Wiky drug issues prompt grandmothers’ protest, lead to resignation of band chief – Council defers chief’s resignation to in-camera session

by Alicia McCutcheon

Beginning early Thursday evening, the protestors began to block traffic for all those trying to come to or leave Wikwemikong, demanding that Chief Hazel Fox-Recollet meet with them to hear their concerns.

For hours, the grandmothers and their supporters stopped traffic to bring attention to the issue of drugs in the community, angering some in their attempt and making others proud.

Marian Peltier, the grandmother who had begun the protest three days earlier, explained that following a protest march to the band office and the smudging of the building earlier that day, she and her supporters were left with an overwhelming feeling of sadness.

“When we got back to the boundary line, I started to cry and told the other grandmothers, ‘we have to do something’,” she explained. “I said, ‘let’s close the road’ and that’s what we did.”

The grandmothers let the Wikwemikong Tribal Police know that they wouldn’t let traffic through unless the chief came to talk to them. At 2:30 am Friday, Chief Hazel Fox-Recollet came to the protest site, Ms. Peltier explained, noting that by that time the grandmothers were in a trailer located on the site, gathering their thoughts and questions for the chief. By the time they left the trailer, the chief had already begun speaking to the rest of the assembled group. Some of the councillors were already there too, showing their support, she added.

“‘How come you didn’t follow the motions?’ I asked her,” Ms. Peltier said. “‘If you had just followed the motions, none of this would have happened’.”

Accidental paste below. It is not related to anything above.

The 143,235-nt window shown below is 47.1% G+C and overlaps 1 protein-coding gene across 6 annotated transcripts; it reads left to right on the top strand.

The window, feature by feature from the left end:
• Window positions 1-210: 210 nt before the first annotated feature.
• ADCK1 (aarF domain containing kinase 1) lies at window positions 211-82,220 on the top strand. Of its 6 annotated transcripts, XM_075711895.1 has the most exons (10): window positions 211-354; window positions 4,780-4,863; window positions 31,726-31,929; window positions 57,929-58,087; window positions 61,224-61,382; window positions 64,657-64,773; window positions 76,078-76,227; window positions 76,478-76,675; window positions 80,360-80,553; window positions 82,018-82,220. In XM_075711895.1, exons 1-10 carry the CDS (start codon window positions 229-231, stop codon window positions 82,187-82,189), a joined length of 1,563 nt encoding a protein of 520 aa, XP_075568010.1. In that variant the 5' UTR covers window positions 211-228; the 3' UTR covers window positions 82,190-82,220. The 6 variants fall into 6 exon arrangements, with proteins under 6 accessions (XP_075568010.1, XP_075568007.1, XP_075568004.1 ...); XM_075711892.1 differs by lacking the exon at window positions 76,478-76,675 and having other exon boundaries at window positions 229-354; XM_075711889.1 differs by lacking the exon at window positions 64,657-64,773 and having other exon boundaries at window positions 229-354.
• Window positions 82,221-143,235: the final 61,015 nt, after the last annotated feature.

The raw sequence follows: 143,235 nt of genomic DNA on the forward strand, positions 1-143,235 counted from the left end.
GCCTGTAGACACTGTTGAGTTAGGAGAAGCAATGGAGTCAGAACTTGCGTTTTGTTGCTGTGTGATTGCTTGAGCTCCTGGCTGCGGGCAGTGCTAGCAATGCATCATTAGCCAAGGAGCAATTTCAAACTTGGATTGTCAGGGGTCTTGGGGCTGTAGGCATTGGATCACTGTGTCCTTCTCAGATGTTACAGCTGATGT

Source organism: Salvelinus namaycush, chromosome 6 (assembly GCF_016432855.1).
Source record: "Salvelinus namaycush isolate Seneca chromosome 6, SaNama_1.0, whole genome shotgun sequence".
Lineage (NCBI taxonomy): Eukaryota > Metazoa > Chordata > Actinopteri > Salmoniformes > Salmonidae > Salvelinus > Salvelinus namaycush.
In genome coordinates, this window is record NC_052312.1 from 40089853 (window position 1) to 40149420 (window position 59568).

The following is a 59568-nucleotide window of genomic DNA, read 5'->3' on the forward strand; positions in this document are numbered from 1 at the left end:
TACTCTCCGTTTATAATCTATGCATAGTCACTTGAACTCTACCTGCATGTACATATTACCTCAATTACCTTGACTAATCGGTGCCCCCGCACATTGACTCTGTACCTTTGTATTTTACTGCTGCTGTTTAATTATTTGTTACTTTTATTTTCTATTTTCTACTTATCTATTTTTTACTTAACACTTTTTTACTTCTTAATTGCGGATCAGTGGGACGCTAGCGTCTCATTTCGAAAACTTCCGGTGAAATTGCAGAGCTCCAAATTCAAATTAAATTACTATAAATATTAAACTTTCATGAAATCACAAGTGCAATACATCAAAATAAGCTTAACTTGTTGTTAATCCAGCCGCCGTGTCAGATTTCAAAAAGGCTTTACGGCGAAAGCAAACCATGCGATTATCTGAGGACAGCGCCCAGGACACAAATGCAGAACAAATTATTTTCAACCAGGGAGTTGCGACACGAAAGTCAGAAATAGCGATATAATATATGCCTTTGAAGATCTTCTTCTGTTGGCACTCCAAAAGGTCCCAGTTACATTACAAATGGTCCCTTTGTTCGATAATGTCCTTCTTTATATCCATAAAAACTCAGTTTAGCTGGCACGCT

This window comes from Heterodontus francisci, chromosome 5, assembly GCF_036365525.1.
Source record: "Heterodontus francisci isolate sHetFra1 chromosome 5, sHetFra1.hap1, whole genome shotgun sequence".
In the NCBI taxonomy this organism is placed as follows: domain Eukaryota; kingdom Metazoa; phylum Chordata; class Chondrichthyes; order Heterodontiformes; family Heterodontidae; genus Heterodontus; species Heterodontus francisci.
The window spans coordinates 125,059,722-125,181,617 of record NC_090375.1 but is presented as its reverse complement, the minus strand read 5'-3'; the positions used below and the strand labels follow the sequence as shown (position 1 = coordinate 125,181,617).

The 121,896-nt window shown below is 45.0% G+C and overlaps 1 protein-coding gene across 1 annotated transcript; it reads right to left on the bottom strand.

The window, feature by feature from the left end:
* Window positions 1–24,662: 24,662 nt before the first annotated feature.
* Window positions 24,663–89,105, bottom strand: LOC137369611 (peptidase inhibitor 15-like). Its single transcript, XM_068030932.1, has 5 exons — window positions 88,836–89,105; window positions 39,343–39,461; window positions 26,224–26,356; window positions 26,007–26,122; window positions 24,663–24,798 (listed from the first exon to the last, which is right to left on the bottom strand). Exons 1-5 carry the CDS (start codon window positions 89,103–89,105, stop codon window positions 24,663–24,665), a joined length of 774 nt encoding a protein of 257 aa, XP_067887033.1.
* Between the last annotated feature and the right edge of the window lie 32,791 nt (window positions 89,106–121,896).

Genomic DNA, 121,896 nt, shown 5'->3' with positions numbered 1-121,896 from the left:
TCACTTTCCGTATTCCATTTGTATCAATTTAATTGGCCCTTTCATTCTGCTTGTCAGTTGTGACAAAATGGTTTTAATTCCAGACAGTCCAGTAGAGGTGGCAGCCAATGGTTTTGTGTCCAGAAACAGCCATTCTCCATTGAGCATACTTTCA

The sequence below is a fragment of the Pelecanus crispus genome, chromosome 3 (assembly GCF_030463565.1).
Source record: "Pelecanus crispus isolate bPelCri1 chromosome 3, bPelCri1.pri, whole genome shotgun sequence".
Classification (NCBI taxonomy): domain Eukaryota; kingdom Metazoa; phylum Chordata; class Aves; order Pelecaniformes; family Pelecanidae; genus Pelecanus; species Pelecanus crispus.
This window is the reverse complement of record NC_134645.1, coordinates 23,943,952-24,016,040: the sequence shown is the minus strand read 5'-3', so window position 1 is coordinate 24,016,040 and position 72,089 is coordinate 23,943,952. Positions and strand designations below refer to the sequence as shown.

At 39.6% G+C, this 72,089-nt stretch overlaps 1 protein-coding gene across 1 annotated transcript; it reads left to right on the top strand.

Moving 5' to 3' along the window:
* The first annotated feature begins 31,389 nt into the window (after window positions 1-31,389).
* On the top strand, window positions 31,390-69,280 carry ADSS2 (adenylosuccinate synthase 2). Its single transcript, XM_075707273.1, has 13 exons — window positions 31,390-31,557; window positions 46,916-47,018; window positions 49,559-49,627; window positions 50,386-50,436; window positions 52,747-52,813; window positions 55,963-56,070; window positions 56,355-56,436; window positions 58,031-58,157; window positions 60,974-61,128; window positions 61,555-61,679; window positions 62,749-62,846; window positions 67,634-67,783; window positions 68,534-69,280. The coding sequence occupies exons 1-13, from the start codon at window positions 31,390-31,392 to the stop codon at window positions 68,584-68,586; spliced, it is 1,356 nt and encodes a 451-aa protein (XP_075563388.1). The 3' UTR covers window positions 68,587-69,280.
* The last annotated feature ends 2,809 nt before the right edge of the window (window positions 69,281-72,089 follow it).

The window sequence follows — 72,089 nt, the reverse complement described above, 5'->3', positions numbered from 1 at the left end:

The motions Ms. Peltier referred to were resolutions passed at previous council meetings in regards to the drug problem facing the community—resolutions she felt were never acted on.

One of the elders then told Chief Fox-Recollet she should quit, Ms. Peltier noted. She followed by her telling the chief she “was weak.”

“Someone suggested she quit so she did,” she said. “I personally think she should just go back and fix the problems.”

“I’m still kind of sad and not really happy with what happened,” Ms. Peltier added. “It was a peaceful protest just to get rid if the drug dealers. We had questions for the chief that we wanted answers to. We didn’t force anyone to resign. People are saying it’s our fault, but it’s not.”

According to informed sources, during the Monday night meeting of council it was decided not to accept the chief’s resignation. While she wasn’t in attendance, she will be asked to attend next Monday’s meeting for in-camera discussions.

As for the grandmothers, “We’re going to back off for a little while, but the minute a youth is hurt, we’ll be back at the boundary, watching the vehicles coming onto the reserve in the middle of the night to let them know we didn’t quit,” Ms. Peltier said.